A timely, psychological drama about people hurting others out of fear, Black and White Tea Room‘s excellent writing and strong performances ensure it really ought to be on your Fringe schedule.
Black and White Tea Room – Counsellor is a psychological Korean drama about trust and hypocrisy. One man offers therapy to those who are emotionally and psychologically wounded, but does not acknowledge his own problems until one patient forces him to remember his unflattering past. It’s a story about people in a position to help who instead hurt you out of fear; about individuals unable to apologize. A show that’s topical no matter where you come from.
First of all, Black and White Team Room‘s text (by writer/director Cha Hyun Suk) is excellent. More than just a plot keeping your attention, Suk’s writing – especially in the latter half of the play – poses questions that don’t leave you for days to come. The hypocrisy of telling someone you’ve hurt badly to trust you – not because you repent but because the incident was so trivial to you that you don’t remember – is for me very telling of the majority of modern society, and so is the act of accusing the victim of bestiality when they want revenge. Through a simple storyline that everyone can follow, without unnecessary intellectualisation, Cha Hyun Suk asks some pressing and important questions in a language that everyone can understand.
As a director, Suk keeps more to the background – lets the writing and acting be the leading forces of the show. Actors Jonathan Kemp and Nicholas Collett take this on well and keep the audience in a tense, interested state throughout the performance. Nevertheless, the director makes one brilliant choice and that is to use a record turning on a gramophone without producing any sound in order to foreshadow a character’s deafness. It is unexpected and witty, and one of the best foreshadowing I’ve seen in a long time. Throughout, the audience (same as the character in question) does not know what music is playing; they can only guess. Although this cannot ever truly show to the audience what it’s like to be deaf, it helps ever so slightly to understand the character better.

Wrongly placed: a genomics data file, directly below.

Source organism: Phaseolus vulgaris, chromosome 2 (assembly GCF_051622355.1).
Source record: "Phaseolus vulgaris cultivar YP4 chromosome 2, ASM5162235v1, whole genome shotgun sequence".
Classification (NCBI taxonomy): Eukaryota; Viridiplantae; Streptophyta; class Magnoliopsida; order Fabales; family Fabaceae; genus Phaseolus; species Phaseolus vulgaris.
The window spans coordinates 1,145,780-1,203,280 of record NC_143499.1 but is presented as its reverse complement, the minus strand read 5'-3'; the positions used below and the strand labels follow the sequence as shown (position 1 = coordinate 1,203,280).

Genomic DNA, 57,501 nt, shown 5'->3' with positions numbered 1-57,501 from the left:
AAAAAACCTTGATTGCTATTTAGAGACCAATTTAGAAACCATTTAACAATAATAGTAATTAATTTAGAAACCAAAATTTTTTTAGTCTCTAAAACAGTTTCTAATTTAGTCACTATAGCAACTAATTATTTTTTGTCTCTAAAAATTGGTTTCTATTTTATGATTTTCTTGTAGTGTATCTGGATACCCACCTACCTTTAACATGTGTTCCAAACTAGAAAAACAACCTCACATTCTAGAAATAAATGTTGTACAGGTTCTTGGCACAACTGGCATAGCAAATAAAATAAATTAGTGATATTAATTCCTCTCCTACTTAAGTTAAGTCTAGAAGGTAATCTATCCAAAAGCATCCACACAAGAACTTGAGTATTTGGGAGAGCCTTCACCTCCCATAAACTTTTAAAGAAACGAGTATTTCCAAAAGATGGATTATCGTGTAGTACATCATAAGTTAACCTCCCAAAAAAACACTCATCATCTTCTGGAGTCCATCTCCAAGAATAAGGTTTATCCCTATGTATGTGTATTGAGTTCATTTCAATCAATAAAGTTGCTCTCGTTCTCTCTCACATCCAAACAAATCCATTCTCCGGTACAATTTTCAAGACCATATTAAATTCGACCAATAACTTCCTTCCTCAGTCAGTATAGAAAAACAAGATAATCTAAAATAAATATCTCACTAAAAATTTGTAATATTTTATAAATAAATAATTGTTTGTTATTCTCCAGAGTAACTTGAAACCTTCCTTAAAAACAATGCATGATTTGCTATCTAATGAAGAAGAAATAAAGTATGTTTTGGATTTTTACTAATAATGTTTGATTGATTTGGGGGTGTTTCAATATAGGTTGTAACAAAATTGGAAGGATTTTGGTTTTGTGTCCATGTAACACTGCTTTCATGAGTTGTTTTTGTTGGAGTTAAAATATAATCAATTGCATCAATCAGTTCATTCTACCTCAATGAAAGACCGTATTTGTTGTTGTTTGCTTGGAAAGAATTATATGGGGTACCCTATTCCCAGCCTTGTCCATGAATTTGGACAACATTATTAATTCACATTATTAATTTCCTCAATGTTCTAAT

It has to be said that Jonathan Kemp is a hearing actor playing a deaf character and that doesn’t sit entirely OK with me. Especially since the story itself centres around deafness for the majority of the second half, as talented an actor Kemp is, one can’t help but think a D/deaf individual would have been much more suitable for the role. Since Black and White Tea Room is largely problematizing trust, it seems the right time to say: we all need to trust that disabled actors can also do their job just as brilliantly and give them opportunities to do so.
English and Korean casts play alternatively. I’ve only seen the former, but am hoping to catch the original (subtitled version) as well. The problematic casting decision aside, Black and White Tea Room is a fascinating piece of work that really ought to be on your Fringe schedule.